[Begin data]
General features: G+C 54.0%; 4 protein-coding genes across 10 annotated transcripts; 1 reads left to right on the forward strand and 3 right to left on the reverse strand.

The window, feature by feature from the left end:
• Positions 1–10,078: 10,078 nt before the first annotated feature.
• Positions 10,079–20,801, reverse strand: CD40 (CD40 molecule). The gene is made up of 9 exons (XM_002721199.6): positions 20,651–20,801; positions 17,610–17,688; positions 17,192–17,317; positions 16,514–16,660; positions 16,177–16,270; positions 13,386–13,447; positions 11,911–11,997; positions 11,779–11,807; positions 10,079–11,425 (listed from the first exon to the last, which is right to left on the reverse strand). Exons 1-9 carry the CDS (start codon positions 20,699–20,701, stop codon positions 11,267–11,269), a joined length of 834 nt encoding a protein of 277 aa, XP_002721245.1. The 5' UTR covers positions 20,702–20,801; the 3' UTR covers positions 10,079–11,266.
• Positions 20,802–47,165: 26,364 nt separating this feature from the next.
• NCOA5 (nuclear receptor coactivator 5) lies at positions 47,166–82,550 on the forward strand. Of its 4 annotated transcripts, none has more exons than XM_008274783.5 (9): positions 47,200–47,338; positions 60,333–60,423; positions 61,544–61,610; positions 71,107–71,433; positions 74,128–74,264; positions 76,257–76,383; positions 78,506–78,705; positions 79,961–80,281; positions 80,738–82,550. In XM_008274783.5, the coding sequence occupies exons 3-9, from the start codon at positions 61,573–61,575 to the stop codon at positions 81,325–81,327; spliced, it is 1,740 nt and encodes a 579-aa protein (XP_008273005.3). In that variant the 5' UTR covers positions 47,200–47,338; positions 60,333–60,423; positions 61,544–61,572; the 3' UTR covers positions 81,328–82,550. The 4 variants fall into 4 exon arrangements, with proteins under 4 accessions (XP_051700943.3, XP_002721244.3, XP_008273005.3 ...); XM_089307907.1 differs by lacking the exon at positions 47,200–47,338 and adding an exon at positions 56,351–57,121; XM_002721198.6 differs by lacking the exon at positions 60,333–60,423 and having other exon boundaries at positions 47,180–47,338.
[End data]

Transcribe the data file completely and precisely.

General features: G+C 54.0%; 4 protein-coding genes across 10 annotated transcripts; 1 reads left to right on the forward strand and 3 right to left on the reverse strand.

The window, feature by feature from the left end:
• Positions 1–10,078: 10,078 nt before the first annotated feature.
• Positions 10,079–20,801, reverse strand: CD40 (CD40 molecule). The gene is made up of 9 exons (XM_002721199.6): positions 20,651–20,801; positions 17,610–17,688; positions 17,192–17,317; positions 16,514–16,660; positions 16,177–16,270; positions 13,386–13,447; positions 11,911–11,997; positions 11,779–11,807; positions 10,079–11,425 (listed from the first exon to the last, which is right to left on the reverse strand). Exons 1-9 carry the CDS (start codon positions 20,699–20,701, stop codon positions 11,267–11,269), a joined length of 834 nt encoding a protein of 277 aa, XP_002721245.1. The 5' UTR covers positions 20,702–20,801; the 3' UTR covers positions 10,079–11,266.
• Positions 20,802–47,165: 26,364 nt separating this feature from the next.
• NCOA5 (nuclear receptor coactivator 5) lies at positions 47,166–82,550 on the forward strand. Of its 4 annotated transcripts, none has more exons than XM_008274783.5 (9): positions 47,200–47,338; positions 60,333–60,423; positions 61,544–61,610; positions 71,107–71,433; positions 74,128–74,264; positions 76,257–76,383; positions 78,506–78,705; positions 79,961–80,281; positions 80,738–82,550. In XM_008274783.5, the coding sequence occupies exons 3-9, from the start codon at positions 61,573–61,575 to the stop codon at positions 81,325–81,327; spliced, it is 1,740 nt and encodes a 579-aa protein (XP_008273005.3). In that variant the 5' UTR covers positions 47,200–47,338; positions 60,333–60,423; positions 61,544–61,572; the 3' UTR covers positions 81,328–82,550. The 4 variants fall into 4 exon arrangements, with proteins under 4 accessions (XP_051700943.3, XP_002721244.3, XP_008273005.3 ...); XM_089307907.1 differs by lacking the exon at positions 47,200–47,338 and adding an exon at positions 56,351–57,121; XM_002721198.6 differs by lacking the exon at positions 60,333–60,423 and having other exon boundaries at positions 47,180–47,338.